imagesRadio City Music Hall just announced the cancellation of the new Rockettes show, “Hearts and Light.’” After two years in production, a week before opening night, and a huge marketing campaign, why did the producers pull the plug? Not because of the extraordinary dance numbers, or fantastic set, or the robust ticket sales, but, because at its heart, the story line lacked cohesiveness and energy. The show’s narrative was described as “flat and even a mess.”

By all accounts, this news was a shock to the cast, crew and production team. How did they not know there was a problem?  If only this kind of setback were limited to very rare occurrences, along the lines of Haley’s Comet. Unfortunately, this type of result happens in public presentations all too often:  great intentions and expectations, but no “there, there.”

Writ large, the Rockettes story is a lesson in what not to do. Here are five signs that your next presentation might also be in jeopardy:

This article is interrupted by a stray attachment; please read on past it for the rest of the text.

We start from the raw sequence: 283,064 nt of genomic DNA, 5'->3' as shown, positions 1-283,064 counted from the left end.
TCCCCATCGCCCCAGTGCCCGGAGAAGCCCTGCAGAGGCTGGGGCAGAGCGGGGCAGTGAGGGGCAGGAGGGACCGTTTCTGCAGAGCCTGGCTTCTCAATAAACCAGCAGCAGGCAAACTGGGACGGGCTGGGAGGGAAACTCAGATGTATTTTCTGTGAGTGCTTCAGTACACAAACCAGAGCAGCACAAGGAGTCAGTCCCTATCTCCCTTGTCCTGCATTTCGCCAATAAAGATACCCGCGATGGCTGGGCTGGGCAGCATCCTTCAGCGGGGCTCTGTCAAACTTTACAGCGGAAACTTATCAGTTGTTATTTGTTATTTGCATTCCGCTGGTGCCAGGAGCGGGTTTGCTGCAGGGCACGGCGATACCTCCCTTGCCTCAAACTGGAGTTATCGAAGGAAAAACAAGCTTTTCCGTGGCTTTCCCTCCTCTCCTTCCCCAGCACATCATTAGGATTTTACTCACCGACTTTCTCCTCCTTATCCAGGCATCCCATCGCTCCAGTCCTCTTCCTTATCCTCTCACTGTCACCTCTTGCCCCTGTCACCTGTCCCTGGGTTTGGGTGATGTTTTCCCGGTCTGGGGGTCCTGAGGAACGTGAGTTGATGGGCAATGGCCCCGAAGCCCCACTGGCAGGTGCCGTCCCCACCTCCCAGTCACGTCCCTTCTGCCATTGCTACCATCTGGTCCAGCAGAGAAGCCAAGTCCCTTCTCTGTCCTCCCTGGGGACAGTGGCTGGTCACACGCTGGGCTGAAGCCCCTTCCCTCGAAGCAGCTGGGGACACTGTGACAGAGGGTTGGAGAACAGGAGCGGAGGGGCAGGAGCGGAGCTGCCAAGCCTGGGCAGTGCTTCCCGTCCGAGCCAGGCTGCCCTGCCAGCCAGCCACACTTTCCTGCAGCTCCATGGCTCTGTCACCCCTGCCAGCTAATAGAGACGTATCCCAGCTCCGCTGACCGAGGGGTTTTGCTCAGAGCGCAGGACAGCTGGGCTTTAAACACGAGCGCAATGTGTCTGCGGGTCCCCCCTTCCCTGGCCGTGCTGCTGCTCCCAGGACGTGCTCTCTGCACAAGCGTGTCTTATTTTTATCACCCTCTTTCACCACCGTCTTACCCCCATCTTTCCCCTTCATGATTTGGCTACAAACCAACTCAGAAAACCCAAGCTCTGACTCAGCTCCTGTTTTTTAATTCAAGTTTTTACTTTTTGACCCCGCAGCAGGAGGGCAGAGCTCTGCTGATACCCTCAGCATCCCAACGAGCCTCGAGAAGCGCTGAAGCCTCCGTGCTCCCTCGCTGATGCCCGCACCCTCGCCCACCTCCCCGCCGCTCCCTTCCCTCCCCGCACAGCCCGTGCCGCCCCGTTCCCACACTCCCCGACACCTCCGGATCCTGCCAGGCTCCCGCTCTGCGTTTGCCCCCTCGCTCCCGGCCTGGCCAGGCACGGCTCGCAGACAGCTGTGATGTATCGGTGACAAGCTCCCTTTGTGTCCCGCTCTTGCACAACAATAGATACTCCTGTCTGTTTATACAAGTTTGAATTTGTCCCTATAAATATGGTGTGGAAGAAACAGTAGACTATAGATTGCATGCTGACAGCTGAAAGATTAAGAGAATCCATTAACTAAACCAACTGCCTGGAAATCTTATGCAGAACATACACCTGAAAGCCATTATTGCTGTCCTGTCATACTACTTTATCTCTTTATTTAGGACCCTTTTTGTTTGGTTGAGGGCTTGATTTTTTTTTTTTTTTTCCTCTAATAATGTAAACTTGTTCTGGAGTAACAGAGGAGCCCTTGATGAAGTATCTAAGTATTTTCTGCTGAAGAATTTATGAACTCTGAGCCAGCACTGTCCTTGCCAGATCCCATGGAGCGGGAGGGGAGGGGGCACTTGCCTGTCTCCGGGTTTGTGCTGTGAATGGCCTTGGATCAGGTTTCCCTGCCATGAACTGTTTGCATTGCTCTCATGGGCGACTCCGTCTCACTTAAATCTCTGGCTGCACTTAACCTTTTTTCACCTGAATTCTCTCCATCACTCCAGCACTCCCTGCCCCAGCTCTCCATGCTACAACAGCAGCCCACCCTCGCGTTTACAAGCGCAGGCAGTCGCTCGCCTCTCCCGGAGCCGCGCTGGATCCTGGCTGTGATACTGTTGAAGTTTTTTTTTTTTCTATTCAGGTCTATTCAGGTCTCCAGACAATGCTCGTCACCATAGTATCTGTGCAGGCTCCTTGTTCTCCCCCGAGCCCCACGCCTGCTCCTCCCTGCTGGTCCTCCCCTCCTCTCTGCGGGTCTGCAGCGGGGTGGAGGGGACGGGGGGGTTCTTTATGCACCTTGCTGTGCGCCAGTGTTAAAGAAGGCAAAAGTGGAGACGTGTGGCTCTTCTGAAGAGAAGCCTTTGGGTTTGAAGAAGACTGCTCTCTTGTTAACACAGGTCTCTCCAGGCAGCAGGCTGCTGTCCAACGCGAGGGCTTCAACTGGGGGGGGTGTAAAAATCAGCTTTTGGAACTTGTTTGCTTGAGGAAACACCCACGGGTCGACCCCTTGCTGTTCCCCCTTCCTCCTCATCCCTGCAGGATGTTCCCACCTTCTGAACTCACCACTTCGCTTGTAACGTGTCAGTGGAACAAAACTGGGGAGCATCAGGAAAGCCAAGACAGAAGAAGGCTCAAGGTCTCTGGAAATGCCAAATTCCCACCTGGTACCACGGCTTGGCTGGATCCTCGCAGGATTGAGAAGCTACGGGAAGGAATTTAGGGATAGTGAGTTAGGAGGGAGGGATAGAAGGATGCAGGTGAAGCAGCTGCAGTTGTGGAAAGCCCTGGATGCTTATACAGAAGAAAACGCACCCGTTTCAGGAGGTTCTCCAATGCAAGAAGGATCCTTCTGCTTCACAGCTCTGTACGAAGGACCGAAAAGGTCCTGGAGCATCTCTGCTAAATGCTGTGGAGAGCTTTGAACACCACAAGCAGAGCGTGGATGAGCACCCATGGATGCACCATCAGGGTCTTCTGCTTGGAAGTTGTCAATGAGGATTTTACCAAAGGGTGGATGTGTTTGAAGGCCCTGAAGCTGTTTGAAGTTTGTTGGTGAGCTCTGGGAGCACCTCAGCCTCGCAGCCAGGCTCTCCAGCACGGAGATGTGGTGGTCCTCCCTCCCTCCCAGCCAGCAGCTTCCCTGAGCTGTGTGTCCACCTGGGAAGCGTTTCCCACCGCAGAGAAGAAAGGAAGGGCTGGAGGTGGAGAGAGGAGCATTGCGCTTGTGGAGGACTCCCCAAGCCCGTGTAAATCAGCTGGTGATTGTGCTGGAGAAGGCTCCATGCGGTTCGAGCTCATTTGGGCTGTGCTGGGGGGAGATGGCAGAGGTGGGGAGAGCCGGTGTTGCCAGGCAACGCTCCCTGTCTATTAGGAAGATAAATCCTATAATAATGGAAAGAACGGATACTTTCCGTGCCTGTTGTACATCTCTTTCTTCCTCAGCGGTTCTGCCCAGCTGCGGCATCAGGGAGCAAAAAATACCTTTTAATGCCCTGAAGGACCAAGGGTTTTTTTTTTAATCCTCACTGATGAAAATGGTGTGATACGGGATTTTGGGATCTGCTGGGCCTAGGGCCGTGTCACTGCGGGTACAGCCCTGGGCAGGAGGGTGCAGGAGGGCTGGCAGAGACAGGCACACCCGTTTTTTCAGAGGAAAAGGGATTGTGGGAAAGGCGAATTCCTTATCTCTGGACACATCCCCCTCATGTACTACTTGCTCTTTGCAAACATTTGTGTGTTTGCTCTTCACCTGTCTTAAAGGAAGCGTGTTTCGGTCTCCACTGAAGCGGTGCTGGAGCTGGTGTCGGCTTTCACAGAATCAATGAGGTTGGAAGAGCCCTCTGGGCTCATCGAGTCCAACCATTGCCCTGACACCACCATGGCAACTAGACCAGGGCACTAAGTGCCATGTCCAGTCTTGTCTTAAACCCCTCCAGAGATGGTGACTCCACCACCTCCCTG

1) The only people supporting your preparation are your direct reports.

2) You are fixated on designing super cool graphics to accompany your presentation rather than structure, flow, and messaging.

3) You refuse to videotape yourself because seeing yourself on video unleashes a torrent of negativity.

4) You cannot clearly state (with passion) the purpose of your presentation.

5) You are focused on the adoration of your audience yet you have done nothing to fully understand who they are or what they need to hear.

It’s heartbreaking for those who have invested so much of their time, creativity and sweat into a new production only to step on the brakes.  And yet, it is also shocking that they got this far without realizing there was no compelling narrative or dynamism.

imgres-1Practice and preparation are two legs of the three-legged stool.  Feedback is the third and equally important leg.  Without it, the stool collapses. High kicks and cute costumes are not enough.

What adjustments do you need to make before your next show?


Charlotte and BarbaraB&W